We examined the role of central μ- and δ-opioids on both neurohormonal responses and baroreceptor reflex in conscious rabbits. Both intracerebroventricular [D-Ala2, N-Me-Phe4, Gly5-ol]-enkephalin, a μ-selective agonist, and [D-Ala2,D-Leus5]-enkephalin, a δ-selective agonist, caused dose-related increases in arterial pressure and renal sympathetic nerve activity, whereas intravenous injection of the same maximum dose of these peptides as that used in the intracerebroventricular experiment did not cause any cardiovascular and neuronal responses. On the other hand, increases in plasma epinephrine, norepinephrine, and glucose levels induced by intracerebroventricular [D-Ala2, N-Me-Phe4,Gly5-ol]-enkephalin were significantly greater than those by [D-Ala2,D-Leu5]-enkephalin. Both enkephalins did not cause any responses in plasma renin activity, plasma vasopressin, and serum sodium and potassium concentrations. The sensitivity of the baroreceptor reflex control of renal sympathetic nerve activity using a logistic model was enhanced by a subpressor dose of intracerebroventricular [D-Ala2, N-Me-Phe4,Gly5-ol]-enkephalin (10 pmol/kg) but not by [D-Ala2,D-Leu5]-enkephalin. Conversely, a μ-selective dose of intravenous naloxone (0.1 mg/kg) attenuated baroreceptor reflex sensitivity. Intravenous naloxone methobromide, which has been shown not to cross the blood-brain barrier, did not change baroreceptor reflex sensitivity, suggesting that naloxone acts at the central nervous system. In conclusion, in conscious rabbits, 1) intracerebroventricular μ- and θs-receptor agonists caused pressor responses and 2) μ-opioid agonist altered baroreceptor reflex control of renal sympathetic nerve activity and produced changes in sympathoadrenal responses.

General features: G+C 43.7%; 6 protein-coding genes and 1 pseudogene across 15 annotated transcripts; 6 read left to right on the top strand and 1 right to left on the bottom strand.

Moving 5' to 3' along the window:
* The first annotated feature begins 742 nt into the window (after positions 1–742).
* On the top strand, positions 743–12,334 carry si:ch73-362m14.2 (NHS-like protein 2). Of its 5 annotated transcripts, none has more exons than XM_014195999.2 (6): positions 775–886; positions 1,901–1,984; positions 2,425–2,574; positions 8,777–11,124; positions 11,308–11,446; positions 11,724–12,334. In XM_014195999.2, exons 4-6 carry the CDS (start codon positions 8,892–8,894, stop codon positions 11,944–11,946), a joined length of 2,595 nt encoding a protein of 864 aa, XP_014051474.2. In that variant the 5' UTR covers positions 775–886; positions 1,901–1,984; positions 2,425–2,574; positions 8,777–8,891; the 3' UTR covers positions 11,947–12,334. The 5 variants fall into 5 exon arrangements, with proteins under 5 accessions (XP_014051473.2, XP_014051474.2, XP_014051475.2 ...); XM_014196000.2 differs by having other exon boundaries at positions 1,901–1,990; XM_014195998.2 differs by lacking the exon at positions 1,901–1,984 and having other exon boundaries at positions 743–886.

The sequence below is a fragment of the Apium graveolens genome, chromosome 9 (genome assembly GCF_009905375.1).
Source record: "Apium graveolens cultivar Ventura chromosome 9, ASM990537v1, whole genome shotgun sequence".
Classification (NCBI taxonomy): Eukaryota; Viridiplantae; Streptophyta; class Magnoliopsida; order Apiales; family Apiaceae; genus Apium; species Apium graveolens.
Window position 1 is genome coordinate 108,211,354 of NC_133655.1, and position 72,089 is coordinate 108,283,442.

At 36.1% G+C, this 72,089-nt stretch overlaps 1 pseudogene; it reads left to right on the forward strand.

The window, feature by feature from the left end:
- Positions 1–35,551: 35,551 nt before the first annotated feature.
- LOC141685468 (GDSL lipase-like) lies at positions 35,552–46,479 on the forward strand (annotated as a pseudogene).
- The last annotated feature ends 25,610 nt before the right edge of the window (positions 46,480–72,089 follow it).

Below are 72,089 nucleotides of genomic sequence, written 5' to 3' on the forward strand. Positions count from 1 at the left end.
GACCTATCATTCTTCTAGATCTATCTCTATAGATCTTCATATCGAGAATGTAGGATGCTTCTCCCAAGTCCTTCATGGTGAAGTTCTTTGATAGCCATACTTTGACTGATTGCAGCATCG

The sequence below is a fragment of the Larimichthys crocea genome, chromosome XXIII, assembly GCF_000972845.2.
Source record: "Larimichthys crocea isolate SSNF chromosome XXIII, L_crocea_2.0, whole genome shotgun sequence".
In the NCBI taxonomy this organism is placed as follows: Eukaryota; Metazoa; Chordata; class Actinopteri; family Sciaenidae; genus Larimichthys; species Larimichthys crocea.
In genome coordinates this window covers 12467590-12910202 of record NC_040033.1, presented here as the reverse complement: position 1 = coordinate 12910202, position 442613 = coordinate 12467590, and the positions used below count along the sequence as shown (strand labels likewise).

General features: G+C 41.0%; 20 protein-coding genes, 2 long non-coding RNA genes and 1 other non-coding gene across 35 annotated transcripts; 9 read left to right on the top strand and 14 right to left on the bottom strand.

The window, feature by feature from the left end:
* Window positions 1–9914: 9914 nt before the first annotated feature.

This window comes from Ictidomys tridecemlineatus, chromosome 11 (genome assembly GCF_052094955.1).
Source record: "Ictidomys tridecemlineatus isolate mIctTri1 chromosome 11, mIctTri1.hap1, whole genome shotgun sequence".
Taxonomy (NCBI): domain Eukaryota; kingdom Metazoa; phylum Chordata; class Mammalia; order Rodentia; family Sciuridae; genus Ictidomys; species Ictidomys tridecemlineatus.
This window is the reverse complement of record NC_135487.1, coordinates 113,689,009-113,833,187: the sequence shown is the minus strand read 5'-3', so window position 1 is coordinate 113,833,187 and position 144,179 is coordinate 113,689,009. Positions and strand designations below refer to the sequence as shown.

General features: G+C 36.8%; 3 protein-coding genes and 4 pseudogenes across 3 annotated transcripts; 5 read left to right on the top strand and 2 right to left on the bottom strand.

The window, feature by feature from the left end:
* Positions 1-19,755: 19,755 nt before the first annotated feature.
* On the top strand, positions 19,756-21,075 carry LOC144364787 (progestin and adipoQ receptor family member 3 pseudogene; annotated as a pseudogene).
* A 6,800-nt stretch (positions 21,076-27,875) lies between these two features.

All Science Journal Classification (ASJC) codes
- Internal Medicine